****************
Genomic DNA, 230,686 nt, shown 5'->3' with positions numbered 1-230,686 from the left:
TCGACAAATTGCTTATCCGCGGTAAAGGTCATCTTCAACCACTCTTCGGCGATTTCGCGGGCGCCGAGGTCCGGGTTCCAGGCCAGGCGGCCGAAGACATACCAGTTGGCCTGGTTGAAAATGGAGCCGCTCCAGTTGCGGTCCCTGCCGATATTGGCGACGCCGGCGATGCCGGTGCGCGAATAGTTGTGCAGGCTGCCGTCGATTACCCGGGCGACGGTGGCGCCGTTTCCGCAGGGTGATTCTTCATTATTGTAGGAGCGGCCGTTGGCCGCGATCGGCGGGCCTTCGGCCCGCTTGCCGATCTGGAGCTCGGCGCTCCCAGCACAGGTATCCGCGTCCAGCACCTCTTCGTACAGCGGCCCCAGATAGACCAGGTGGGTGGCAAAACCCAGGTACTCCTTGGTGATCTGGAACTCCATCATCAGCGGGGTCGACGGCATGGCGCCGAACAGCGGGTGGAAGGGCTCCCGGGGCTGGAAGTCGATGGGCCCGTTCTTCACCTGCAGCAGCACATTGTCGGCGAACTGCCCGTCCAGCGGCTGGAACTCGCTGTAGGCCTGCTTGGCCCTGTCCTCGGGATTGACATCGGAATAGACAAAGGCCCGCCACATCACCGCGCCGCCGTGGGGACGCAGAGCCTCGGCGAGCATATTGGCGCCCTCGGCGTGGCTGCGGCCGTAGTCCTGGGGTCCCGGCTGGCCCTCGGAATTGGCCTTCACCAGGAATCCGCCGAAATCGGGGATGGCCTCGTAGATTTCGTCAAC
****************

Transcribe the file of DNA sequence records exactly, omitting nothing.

Genomic DNA, 230,686 nt, shown 5'->3' with positions numbered 1-230,686 from the left:
TCGACAAATTGCTTATCCGCGGTAAAGGTCATCTTCAACCACTCTTCGGCGATTTCGCGGGCGCCGAGGTCCGGGTTCCAGGCCAGGCGGCCGAAGACATACCAGTTGGCCTGGTTGAAAATGGAGCCGCTCCAGTTGCGGTCCCTGCCGATATTGGCGACGCCGGCGATGCCGGTGCGCGAATAGTTGTGCAGGCTGCCGTCGATTACCCGGGCGACGGTGGCGCCGTTTCCGCAGGGTGATTCTTCATTATTGTAGGAGCGGCCGTTGGCCGCGATCGGCGGGCCTTCGGCCCGCTTGCCGATCTGGAGCTCGGCGCTCCCAGCACAGGTATCCGCGTCCAGCACCTCTTCGTACAGCGGCCCCAGATAGACCAGGTGGGTGGCAAAACCCAGGTACTCCTTGGTGATCTGGAACTCCATCATCAGCGGGGTCGACGGCATGGCGCCGAACAGCGGGTGGAAGGGCTCCCGGGGCTGGAAGTCGATGGGCCCGTTCTTCACCTGCAGCAGCACATTGTCGGCGAACTGCCCGTCCAGCGGCTGGAACTCGCTGTAGGCCTGCTTGGCCCTGTCCTCGGGATTGACATCGGAATAGACAAAGGCCCGCCACATCACCGCGCCGCCGTGGGGACGCAGAGCCTCGGCGAGCATATTGGCGCCCTCGGCGTGGCTGCGGCCGTAGTCCTGGGGTCCCGGCTGGCCCTCGGAATTGGCCTTCACCAGGAATCCGCCGAAATCGGGGATGGCCTCGTAGATTTCGTCAAC